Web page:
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Land reform

Confronting colonialism and gender divides in Zimbabwe


By Janet Harron

Researchers can find themselves in interesting places when trying to find answers to their questions.

Take anthropologist Dr. Lincoln Addison, for example. Dr. Addison studies the gendered and economic impacts of land reform in Zimbabwe.

Last April he found himself in a resettlement area of the country, helping a family harvest grain from their field.

Dr. Addison working in a field owned by a farmer in Sovelele, Zimbabwe. He is using a knife to harvest sorghum.
Photo: Submitted

He says he was surprised by the high yields people were getting in the area, which is very dry.

“Zimbabwe’s land reform is often portrayed as a disaster, but it seems to have significantly reduced poverty,” he said.

Land reform

Dr. Addison’s work in Zimbabwe is linked to the doctoral research he did at Rutgers University on migrant labour in South Africa.

At the time, he spent a year on a South African tomato plantation, living in a worker’s compound with a group of migrants from Zimbabwe.

Many of the people he met were from Sovelele, a resettlement area that was established by a “fast track” land reform program in Zimbabwe. Since the early 2000s, the program has transferred 4,500 formerly white-owned estates (representing 20 per cent of the total land area in the country) to approximately 140,000 black, small farm households.

Dr. Addison visiting with community elders in Sovelele.
Photo: Submitted

The Sovelele land had originally been used for cattle farming by white ranchers and then became a conservation area to generate tourist revenue, having been deemed unfit for large-scale cultivation.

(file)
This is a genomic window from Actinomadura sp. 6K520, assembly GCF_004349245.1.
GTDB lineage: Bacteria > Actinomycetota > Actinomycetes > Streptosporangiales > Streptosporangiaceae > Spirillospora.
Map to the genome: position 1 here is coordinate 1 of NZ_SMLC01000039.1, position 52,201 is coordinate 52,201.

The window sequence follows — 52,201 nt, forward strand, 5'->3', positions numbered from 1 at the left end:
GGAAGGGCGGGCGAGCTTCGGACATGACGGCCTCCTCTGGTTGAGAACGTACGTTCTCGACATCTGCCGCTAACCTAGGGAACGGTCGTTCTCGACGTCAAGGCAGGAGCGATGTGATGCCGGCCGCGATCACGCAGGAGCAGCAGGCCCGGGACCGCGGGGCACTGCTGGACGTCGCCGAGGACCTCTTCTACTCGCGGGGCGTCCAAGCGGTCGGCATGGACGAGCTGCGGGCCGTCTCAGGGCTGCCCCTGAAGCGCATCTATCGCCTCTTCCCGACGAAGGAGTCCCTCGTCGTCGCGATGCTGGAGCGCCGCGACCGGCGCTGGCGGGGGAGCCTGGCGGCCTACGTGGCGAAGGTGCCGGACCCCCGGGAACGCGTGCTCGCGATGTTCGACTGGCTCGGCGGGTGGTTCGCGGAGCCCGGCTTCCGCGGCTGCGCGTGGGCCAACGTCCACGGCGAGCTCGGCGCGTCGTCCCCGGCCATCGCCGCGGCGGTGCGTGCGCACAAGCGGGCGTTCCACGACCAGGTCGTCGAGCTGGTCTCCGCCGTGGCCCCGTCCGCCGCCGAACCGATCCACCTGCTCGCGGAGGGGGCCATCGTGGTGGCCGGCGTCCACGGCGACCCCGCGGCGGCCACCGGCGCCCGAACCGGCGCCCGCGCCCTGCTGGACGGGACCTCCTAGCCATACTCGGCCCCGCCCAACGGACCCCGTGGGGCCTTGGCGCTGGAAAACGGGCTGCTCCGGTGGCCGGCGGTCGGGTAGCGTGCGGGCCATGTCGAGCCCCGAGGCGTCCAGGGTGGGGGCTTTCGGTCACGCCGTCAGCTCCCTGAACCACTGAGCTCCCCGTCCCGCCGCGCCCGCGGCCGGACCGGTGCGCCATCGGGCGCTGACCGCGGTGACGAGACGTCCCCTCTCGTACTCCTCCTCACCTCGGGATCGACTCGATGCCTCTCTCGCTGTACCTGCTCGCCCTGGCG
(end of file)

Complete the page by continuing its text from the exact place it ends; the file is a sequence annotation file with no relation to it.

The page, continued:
Meanwhile, black people living on communal lands adjacent to the conservation area had practised small-scale agriculture there for many generations.

Focusing research

In addition to maintaining his connection with the Zimbabweans he met in South Africa, Dr. Addison wanted to learn more about alternatives to plantation agriculture.

He therefore opted to focus his research on 20 households in Sovelele — specifically on whether land reform had altered divisions of labour within households and enabled women to have more control over the land.

Dr. Addison is quick to credit his friend and research assistant, Blessing Musungwa, one of the migrant labourers he met in South Africa, who also has a degree in anthropology, for his help in gaining access to the community of Sovelele.

“He is highly respected in the community and works as a principal in the secondary school there,” Dr. Addison said. “He and I are basically doing this project together with the help of his wife, Lillian, who assisted me in doing interviews with women in the community.”

Variety of crops

Dr. Addison worked the fields with the people of Sovelele, lived in a village, attended community meetings, participated in church services and carried out surveys with 20 households over a period of eight weeks.

His findings were significant.

“Because people now have much larger tracts of land, it’s better for women because they can grow a variety of crops — some of which they sell for personal income. Men work in the fields and outside the homestead, but, essentially, women are doing most of the work on what are now medium-scale farms.”

Women harvesting maize.
Photo: Submitted

Dr. Addison says that women maintain each household’s grainery and are the front-line traders in the region’s barter economy, therefore exerting significant control over what is done with the crops once they are harvested.

White farmers never considered crop production in the area due to the lack of water.

Now, the women farmers of Sovelele are intensively farming grains such as maize, sorghum, millet and other crops like peanuts, pumpkins and sweet potatoes, despite the six-month long dry season.

They are also doing much of the clearing of the land and planting without the use of motorized vehicles.

Millet with the chaff removed.
Photo: Submitted

The bigger picture

Dr. Addison feels that Zimbabwe’s land reform represents an important counter-example to those who argue that the solutions to poverty and hunger in Africa can only come from large-scale farming or the adoption of foreign technology.

“My research adds to a growing literature which shows that the redistribution of land can empower women and enable livelihoods among the rural poor.”

Dr. Addison believes his research might be moving towards comparative studies of de-colonialism.

“Canada is struggling with its own colonial legacy and efforts to reconcile with Indigenous Peoples,” he said. “The time is right for looking at other settler colonies and what has happened in other contexts. In some ways, South Africa and Zimbabwe might be further ahead than we are in Canada about confronting their colonial histories.”

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